New Hampshire Municipal Association
New Hampshire Municipal Association

Court Update

No Damages for Procedurally Defective Ordinance

Henry Torromeo and MDR Corporation v. Town of Fremont
No. 2001-612, 12/13/2002

Earlier litigation between these parties centered around denial of building permits based on a growth management ordinance that was enacted by the Town of Fremont when there was no properly enacted capital improvement plan (CIP) in place. The issue addressed by this opinion is whether or not the plaintiffs are entitled to recover damages (money) for loss of economic use of their property due to the town’s enforcement of a procedurally defective ordinance.

The trial court ruled that the plaintiffs should recover damages and that there need not first be a finding that the growth management ordinance was unconstitutional and/or that an unconstitutional “taking” had occurred in order for the plaintiffs to recover.

The Supreme Court disagreed stating, “Absent a determination that the ordinance is unconstitutional and constitutes a taking, this case presents merely the type of municipal error for which judicial reversal of the erroneous action is the only remedy.” While the Court has certainly recognized the requirement for just compensation in the case of a substantial deprivation of economic use due to an arbitrary or unreasonable zoning ordinance, the Court cites two cases supporting the proposition that where no “taking” is found or “unconstitutionality” is claimed, there will be no entitlement to damages. Soares v. Town of Atkinson, 129 N.H. 313 (1987); Smith v. Town of Wolfeboro, 136 N.H. 337 (1992). The Court also highlighted a prior decision stating that an erroneous board decision based upon a valid regulation does not constitute a compensable taking where the application of an invalid regulation might. Dumont v. Town of Wolfeboro, 137 N.H. 1 (1993).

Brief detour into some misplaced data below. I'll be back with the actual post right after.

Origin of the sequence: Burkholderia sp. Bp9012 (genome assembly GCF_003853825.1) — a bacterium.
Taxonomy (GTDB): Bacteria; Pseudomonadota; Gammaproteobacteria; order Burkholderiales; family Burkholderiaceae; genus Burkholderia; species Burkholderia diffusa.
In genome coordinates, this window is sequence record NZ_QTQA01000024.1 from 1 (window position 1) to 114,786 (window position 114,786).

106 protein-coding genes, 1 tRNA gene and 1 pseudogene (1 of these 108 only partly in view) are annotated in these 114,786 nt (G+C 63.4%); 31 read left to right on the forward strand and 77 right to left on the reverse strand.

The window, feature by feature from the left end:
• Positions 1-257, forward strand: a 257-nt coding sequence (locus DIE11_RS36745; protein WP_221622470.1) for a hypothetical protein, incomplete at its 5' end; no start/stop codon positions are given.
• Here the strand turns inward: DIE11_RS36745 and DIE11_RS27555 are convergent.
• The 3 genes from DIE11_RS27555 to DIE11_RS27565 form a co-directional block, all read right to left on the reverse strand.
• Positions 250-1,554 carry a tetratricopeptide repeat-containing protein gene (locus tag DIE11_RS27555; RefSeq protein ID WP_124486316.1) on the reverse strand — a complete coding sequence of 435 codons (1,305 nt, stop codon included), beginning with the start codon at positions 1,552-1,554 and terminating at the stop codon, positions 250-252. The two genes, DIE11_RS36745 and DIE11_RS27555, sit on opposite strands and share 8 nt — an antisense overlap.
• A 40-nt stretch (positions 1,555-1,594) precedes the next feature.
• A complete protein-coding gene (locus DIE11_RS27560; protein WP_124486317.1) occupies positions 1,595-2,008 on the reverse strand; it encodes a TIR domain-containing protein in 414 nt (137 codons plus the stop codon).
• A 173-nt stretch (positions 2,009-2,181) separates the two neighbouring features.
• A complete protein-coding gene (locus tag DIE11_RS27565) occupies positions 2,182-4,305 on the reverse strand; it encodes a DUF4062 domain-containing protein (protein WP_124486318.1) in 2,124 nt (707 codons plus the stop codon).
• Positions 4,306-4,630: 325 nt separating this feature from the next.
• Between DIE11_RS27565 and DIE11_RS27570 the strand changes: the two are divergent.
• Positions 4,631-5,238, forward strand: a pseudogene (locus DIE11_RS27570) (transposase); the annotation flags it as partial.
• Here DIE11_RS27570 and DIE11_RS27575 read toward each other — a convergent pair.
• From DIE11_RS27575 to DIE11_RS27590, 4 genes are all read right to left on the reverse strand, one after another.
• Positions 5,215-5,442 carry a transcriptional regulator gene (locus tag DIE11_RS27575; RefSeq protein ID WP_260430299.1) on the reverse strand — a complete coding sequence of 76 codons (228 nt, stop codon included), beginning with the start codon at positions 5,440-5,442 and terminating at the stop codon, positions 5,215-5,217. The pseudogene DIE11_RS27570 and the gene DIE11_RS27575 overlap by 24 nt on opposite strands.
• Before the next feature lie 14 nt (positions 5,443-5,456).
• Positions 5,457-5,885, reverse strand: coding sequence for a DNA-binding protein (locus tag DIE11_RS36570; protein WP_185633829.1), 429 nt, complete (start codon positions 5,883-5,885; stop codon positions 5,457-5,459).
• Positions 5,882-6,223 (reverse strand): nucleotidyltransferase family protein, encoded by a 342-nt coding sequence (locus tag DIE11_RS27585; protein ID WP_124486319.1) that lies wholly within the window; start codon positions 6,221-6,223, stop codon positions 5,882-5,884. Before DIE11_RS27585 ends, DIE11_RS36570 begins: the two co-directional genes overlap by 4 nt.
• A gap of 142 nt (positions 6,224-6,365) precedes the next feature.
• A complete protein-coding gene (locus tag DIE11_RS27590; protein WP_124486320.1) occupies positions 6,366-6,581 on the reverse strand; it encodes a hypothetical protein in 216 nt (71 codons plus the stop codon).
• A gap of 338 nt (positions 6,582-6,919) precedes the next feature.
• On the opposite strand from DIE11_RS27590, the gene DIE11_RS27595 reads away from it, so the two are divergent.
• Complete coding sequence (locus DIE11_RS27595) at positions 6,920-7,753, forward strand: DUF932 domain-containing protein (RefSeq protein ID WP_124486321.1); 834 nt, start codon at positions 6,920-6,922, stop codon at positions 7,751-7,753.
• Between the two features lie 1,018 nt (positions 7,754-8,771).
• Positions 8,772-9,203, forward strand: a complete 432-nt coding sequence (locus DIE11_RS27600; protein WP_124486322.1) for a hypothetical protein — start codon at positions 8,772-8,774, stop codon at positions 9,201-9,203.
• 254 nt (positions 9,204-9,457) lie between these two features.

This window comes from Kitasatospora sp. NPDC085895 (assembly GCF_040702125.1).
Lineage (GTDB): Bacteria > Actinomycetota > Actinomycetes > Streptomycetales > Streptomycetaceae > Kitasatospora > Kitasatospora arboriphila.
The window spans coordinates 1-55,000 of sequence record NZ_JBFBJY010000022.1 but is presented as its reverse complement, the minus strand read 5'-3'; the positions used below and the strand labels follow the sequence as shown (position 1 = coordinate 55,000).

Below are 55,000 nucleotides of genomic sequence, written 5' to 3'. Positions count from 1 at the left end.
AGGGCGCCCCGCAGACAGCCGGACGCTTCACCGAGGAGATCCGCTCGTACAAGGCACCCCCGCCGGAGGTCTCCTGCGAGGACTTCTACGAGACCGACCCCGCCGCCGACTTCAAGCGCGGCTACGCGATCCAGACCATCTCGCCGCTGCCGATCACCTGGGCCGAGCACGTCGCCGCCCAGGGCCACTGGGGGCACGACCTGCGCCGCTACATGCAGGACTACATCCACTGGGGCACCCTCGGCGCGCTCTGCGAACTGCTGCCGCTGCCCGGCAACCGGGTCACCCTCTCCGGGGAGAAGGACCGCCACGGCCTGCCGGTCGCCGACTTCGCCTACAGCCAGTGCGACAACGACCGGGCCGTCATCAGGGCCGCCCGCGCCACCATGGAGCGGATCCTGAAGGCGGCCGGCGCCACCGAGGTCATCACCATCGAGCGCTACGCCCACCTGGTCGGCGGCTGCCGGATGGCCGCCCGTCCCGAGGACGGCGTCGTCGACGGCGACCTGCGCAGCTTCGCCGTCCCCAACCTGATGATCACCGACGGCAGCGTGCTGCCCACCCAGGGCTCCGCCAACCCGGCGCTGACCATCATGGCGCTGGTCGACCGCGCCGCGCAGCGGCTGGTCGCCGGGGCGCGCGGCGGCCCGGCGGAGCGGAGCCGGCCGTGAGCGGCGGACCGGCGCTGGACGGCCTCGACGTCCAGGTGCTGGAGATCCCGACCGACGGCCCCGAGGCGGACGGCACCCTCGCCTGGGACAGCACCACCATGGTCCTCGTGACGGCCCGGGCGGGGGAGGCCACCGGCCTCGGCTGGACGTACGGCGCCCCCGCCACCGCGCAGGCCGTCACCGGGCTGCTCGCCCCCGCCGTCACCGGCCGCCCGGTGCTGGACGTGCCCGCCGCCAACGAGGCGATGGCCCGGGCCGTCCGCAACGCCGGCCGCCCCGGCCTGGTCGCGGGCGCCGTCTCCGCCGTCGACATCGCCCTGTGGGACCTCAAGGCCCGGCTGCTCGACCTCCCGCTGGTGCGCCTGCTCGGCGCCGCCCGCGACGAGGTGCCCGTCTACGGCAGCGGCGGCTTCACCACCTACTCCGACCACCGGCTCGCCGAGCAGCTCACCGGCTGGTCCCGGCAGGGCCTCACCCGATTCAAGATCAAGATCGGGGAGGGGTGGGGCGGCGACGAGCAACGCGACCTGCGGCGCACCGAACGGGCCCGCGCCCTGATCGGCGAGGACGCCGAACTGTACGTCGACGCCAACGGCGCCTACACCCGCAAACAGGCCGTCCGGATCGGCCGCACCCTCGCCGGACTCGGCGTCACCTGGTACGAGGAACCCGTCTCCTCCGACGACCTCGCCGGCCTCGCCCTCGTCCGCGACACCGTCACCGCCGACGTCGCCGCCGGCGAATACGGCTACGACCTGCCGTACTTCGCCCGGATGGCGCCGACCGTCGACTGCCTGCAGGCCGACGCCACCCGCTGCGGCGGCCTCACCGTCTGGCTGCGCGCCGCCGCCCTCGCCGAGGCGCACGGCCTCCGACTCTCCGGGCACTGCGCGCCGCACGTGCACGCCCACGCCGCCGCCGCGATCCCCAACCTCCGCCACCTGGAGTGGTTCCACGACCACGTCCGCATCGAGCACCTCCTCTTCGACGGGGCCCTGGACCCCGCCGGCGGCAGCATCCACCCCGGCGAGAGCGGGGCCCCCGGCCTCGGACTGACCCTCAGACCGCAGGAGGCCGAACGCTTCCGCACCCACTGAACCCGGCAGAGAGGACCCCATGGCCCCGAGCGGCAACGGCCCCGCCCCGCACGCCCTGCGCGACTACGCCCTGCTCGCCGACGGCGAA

What all of this boils down to is that, if there is no determination that the town’s action constituted and unconstitutional taking, the plaintiff cannot receive damages (“just compensation”). The proper remedy is to issue the wrongfully denied building permits.

Please be advised that the foregoing case summary is based upon a Supreme Court slip opinion. Slip opinions are subject to change following motions for rehearing and/or motions for reconsideration. The Court may also modify the opinion without motion. The final version of the Court’s opinion is that which appears in the New Hampshire Reports.

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